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Vatican newspaper publishes arguments for allowing women to preach at Mass

March 02, 2016

The Vatican newspaper has published essays suggesting that women should be allowed to preach at Mass.

Under existing canon law, only priests and deacons are authorized to preach at Mass. But in a special section of L'Osservatore Romano dedicated to women's role in the Church, three writers call for a re-examination of that policy.

"This topic is a delicate one," acknowledges Enzo Bianchi, the founder and head of the Bose ecumenical community; "but I believe it is urgent that we address it." He says that allowing women to preach would be "a fundamental change in their participation in Church life."

Sister Catherine Aubin, a Dominican theologian, adds an observation that women have been effective evangelists throughout the history of the Church, and today are regularly invited to lead spiritual retreats. Sister Madeleine Fredell remarks that she is allowed to preach in Lutheran churches, and says, "I believe that listening to the voice of women at the time of the homily would enrich our Catholic worship."


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  • Posted by: Bveritas2322 - Mar. 03, 2016 4:00 PM ET USA

    God placed limitations on our intelligence but none on our stupidity. The ways in which the sin of pride rears its ugly head are infinite. Anyone who assumes a "right" to preach is obviously unfit.

  • Posted by: garedawg - Mar. 03, 2016 9:50 AM ET USA

    A Protestant pastor whom I know, who used to be a nun in one of those remote rectangular states, said she often preached homilies. They didn't have enough priests or deacons, so many of the parishes had communion or other types of services. Eventually the Vatican cracked down on the practice, and I think around that time she left the Church.

  • Posted by: Conor Cook - Mar. 03, 2016 9:13 AM ET USA

    Indeed, women may lector, cantor, serve, minister extraordinarily, etc. However, only ordained clerics can proclaim the Gospel, purify the vessels (!), confect the Eucharist (priests only, in fact), etc. The homily, flowing from the proclamation of the Gospel and being a distinct ministry within the liturgy, requires the action of an ordained minister. More effort should be spent on liturgical formation than liturgical change. Too few appreciate the nature of the liturgy.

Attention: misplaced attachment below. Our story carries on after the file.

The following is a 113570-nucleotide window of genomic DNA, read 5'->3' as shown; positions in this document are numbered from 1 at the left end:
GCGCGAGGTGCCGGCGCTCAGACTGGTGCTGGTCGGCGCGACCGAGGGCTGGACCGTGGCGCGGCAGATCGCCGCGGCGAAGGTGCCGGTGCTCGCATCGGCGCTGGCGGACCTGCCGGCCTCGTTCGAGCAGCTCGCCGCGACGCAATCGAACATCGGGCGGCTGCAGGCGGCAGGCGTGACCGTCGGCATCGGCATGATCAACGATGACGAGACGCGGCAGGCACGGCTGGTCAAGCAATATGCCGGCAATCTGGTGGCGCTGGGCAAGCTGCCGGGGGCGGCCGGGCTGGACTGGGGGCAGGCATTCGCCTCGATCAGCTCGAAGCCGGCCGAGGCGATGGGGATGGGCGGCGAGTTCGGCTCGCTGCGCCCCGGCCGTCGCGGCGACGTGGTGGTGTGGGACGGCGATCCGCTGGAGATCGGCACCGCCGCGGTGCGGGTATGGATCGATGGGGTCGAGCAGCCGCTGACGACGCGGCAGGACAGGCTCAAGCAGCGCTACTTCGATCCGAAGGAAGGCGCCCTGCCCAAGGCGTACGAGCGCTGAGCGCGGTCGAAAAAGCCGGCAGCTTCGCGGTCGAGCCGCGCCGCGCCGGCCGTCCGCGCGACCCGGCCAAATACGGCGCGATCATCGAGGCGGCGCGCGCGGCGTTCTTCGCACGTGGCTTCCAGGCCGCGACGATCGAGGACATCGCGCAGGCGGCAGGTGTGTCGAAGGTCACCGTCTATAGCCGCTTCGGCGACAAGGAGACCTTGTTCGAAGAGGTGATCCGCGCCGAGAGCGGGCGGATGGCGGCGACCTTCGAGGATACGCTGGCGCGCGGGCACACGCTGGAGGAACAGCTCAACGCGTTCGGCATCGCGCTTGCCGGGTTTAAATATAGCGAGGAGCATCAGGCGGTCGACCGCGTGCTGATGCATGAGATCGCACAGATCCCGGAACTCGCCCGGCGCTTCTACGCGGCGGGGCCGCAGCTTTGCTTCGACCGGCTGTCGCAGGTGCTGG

• Posted by: k_cusick1963 - Mar. 03, 2016 8:33 AM ET USA

    I Cor. 14:34-40. Holy Scripture and Sacred Tradition make it clear that we all have gifts to use for the glory of God. Men's and women's roles in the church will differ, but compliment one another. Jesus' teaches that it is pride within us that sees one gift as being superior to another. We are all called to be servants. I am a woman, and therefore it is not my place to ever preach in church, but that does not mean in any way that my gifts are irrelevant or inferior to a priest's or a deacon's.

  • Posted by: presbergc3900 - Mar. 03, 2016 12:09 AM ET USA

    Women's preaching at Mass would make us more Protestant, if that is the Vatican's purpose. And why not diminish or eliminate the ministerial priesthood sltogether? Doesn't such a priesthood follow from the oudated view that Jesus founded a Church and ordained apostles? Merciful for the Vatican to discard all that for the sake of our souls.

  • Posted by: lak321 - Mar. 02, 2016 10:32 PM ET USA

    Lay people are not ordained to teach as priests are. And there are serious holes in catechesis of many laypeople these days. Which puts Father in uncomfortable position of having to straighten things out. Iw ould rather have a mediocre homily from a priest than a great one from a layperson. And I agree with Elizabeth 100%. (And I am a woman.)

  • Posted by: Rose of Lima - Mar. 02, 2016 7:11 PM ET USA

    If it ain't broke, don't fix it!

  • Posted by: John3822 - Mar. 02, 2016 6:44 PM ET USA

    I think it's a great idea - having guest homilists be either clergy or lay can be beneficial. I don't see the linkage between harmonizing the Gospel and being clergy... lay people can do this as well.

  • Posted by: ElizabethD - Mar. 02, 2016 5:10 PM ET USA

    One reason for a sacramentally ordained minister to preach the homily is unity of the proclamation of the Word with the Eucharist--and it's the bishop who gives them the faculty to preach. Members of the Body of Christ proclaim Christ in different & complementary ways; clericalizing laity & sisters disrespects their own distinctive mission. I discussed this in my book on the Sinsinawa Dominicans: